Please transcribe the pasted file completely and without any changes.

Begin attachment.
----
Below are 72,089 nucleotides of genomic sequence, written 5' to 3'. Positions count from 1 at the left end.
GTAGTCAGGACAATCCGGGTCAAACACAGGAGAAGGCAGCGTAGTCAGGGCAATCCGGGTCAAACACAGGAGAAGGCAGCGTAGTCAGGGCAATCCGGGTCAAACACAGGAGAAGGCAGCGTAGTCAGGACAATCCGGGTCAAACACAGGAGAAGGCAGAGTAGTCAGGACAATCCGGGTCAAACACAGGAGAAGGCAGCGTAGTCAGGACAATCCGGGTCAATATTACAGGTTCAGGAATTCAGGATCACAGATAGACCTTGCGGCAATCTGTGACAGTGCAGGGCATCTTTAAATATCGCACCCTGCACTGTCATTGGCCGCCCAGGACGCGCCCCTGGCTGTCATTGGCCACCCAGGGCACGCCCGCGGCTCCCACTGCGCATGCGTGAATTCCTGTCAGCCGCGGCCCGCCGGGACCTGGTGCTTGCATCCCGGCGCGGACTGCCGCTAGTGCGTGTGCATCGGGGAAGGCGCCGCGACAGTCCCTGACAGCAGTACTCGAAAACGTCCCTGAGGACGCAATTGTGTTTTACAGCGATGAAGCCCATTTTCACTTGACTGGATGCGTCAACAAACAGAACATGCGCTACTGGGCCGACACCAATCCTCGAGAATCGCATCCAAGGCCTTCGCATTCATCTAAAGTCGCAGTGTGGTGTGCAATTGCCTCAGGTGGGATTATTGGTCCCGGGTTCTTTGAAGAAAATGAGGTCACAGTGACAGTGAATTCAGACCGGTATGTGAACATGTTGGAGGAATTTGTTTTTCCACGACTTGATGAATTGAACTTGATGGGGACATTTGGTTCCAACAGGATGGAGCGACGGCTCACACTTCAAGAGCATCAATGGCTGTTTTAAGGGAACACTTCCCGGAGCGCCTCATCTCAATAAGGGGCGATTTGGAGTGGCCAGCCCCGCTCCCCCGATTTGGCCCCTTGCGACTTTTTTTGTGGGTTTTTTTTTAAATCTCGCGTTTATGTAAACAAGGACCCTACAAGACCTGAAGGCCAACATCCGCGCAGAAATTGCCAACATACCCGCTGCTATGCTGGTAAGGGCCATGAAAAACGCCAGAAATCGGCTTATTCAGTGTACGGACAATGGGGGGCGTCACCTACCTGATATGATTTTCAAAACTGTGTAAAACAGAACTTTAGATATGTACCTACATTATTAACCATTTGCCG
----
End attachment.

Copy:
Below are 72,089 nucleotides of genomic sequence, written 5' to 3'. Positions count from 1 at the left end.
GTAGTCAGGACAATCCGGGTCAAACACAGGAGAAGGCAGCGTAGTCAGGGCAATCCGGGTCAAACACAGGAGAAGGCAGCGTAGTCAGGGCAATCCGGGTCAAACACAGGAGAAGGCAGCGTAGTCAGGACAATCCGGGTCAAACACAGGAGAAGGCAGAGTAGTCAGGACAATCCGGGTCAAACACAGGAGAAGGCAGCGTAGTCAGGACAATCCGGGTCAATATTACAGGTTCAGGAATTCAGGATCACAGATAGACCTTGCGGCAATCTGTGACAGTGCAGGGCATCTTTAAATATCGCACCCTGCACTGTCATTGGCCGCCCAGGACGCGCCCCTGGCTGTCATTGGCCACCCAGGGCACGCCCGCGGCTCCCACTGCGCATGCGTGAATTCCTGTCAGCCGCGGCCCGCCGGGACCTGGTGCTTGCATCCCGGCGCGGACTGCCGCTAGTGCGTGTGCATCGGGGAAGGCGCCGCGACAGTCCCTGACAGCAGTACTCGAAAACGTCCCTGAGGACGCAATTGTGTTTTACAGCGATGAAGCCCATTTTCACTTGACTGGATGCGTCAACAAACAGAACATGCGCTACTGGGCCGACACCAATCCTCGAGAATCGCATCCAAGGCCTTCGCATTCATCTAAAGTCGCAGTGTGGTGTGCAATTGCCTCAGGTGGGATTATTGGTCCCGGGTTCTTTGAAGAAAATGAGGTCACAGTGACAGTGAATTCAGACCGGTATGTGAACATGTTGGAGGAATTTGTTTTTCCACGACTTGATGAATTGAACTTGATGGGGACATTTGGTTCCAACAGGATGGAGCGACGGCTCACACTTCAAGAGCATCAATGGCTGTTTTAAGGGAACACTTCCCGGAGCGCCTCATCTCAATAAGGGGCGATTTGGAGTGGCCAGCCCCGCTCCCCCGATTTGGCCCCTTGCGACTTTTTTTGTGGGTTTTTTTTTAAATCTCGCGTTTATGTAAACAAGGACCCTACAAGACCTGAAGGCCAACATCCGCGCAGAAATTGCCAACATACCCGCTGCTATGCTGGTAAGGGCCATGAAAAACGCCAGAAATCGGCTTATTCAGTGTACGGACAATGGGGGGCGTCACCTACCTGATATGATTTTCAAAACTGTGTAAAACAGAACTTTAGATATGTACCTACATTATTAACCATTTGCCG